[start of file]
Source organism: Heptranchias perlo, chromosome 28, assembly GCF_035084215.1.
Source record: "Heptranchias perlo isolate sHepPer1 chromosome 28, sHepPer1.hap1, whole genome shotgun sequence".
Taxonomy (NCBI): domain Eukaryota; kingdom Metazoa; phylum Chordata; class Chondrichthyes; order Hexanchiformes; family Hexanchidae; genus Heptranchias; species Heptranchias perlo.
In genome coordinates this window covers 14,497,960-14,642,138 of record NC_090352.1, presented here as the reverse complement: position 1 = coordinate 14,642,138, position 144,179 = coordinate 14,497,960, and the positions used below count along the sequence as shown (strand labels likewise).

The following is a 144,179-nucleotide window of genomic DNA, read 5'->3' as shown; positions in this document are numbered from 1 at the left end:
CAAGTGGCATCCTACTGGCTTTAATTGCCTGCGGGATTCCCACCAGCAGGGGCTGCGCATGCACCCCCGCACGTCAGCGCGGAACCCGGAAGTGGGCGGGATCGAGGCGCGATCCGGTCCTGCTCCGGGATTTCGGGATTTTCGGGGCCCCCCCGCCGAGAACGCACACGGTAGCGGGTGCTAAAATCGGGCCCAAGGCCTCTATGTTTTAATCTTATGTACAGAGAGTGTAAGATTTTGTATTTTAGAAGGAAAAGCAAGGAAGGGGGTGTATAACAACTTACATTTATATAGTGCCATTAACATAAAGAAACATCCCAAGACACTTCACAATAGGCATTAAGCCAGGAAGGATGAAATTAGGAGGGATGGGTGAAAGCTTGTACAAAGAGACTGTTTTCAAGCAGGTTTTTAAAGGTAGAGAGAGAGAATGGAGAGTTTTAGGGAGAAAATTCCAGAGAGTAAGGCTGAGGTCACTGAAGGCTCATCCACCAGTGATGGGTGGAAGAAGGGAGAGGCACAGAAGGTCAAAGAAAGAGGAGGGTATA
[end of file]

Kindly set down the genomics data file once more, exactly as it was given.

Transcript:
Source organism: Heptranchias perlo, chromosome 28, assembly GCF_035084215.1.
Source record: "Heptranchias perlo isolate sHepPer1 chromosome 28, sHepPer1.hap1, whole genome shotgun sequence".
Taxonomy (NCBI): domain Eukaryota; kingdom Metazoa; phylum Chordata; class Chondrichthyes; order Hexanchiformes; family Hexanchidae; genus Heptranchias; species Heptranchias perlo.
In genome coordinates this window covers 14,497,960-14,642,138 of record NC_090352.1, presented here as the reverse complement: position 1 = coordinate 14,642,138, position 144,179 = coordinate 14,497,960, and the positions used below count along the sequence as shown (strand labels likewise).

The following is a 144,179-nucleotide window of genomic DNA, read 5'->3' as shown; positions in this document are numbered from 1 at the left end:
CAAGTGGCATCCTACTGGCTTTAATTGCCTGCGGGATTCCCACCAGCAGGGGCTGCGCATGCACCCCCGCACGTCAGCGCGGAACCCGGAAGTGGGCGGGATCGAGGCGCGATCCGGTCCTGCTCCGGGATTTCGGGATTTTCGGGGCCCCCCCGCCGAGAACGCACACGGTAGCGGGTGCTAAAATCGGGCCCAAGGCCTCTATGTTTTAATCTTATGTACAGAGAGTGTAAGATTTTGTATTTTAGAAGGAAAAGCAAGGAAGGGGGTGTATAACAACTTACATTTATATAGTGCCATTAACATAAAGAAACATCCCAAGACACTTCACAATAGGCATTAAGCCAGGAAGGATGAAATTAGGAGGGATGGGTGAAAGCTTGTACAAAGAGACTGTTTTCAAGCAGGTTTTTAAAGGTAGAGAGAGAGAATGGAGAGTTTTAGGGAGAAAATTCCAGAGAGTAAGGCTGAGGTCACTGAAGGCTCATCCACCAGTGATGGGTGGAAGAAGGGAGAGGCACAGAAGGTCAAAGAAAGAGGAGGGTATA